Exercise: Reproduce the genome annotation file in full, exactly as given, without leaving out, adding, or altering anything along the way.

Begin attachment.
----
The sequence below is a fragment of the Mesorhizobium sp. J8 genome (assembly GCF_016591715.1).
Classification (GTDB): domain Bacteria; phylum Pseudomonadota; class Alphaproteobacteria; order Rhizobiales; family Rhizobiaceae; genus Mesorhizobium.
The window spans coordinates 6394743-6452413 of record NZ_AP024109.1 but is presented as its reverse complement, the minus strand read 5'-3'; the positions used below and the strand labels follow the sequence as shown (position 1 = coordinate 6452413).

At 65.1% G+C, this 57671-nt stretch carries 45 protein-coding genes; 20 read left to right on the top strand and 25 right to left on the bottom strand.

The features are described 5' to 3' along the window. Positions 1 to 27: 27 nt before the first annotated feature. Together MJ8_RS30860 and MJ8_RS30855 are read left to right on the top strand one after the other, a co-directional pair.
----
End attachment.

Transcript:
The sequence below is a fragment of the Mesorhizobium sp. J8 genome (assembly GCF_016591715.1).
Classification (GTDB): domain Bacteria; phylum Pseudomonadota; class Alphaproteobacteria; order Rhizobiales; family Rhizobiaceae; genus Mesorhizobium.
The window spans coordinates 6394743-6452413 of record NZ_AP024109.1 but is presented as its reverse complement, the minus strand read 5'-3'; the positions used below and the strand labels follow the sequence as shown (position 1 = coordinate 6452413).

At 65.1% G+C, this 57671-nt stretch carries 45 protein-coding genes; 20 read left to right on the top strand and 25 right to left on the bottom strand.

The features are described 5' to 3' along the window. Positions 1 to 27: 27 nt before the first annotated feature. Together MJ8_RS30860 and MJ8_RS30855 are read left to right on the top strand one after the other, a co-directional pair.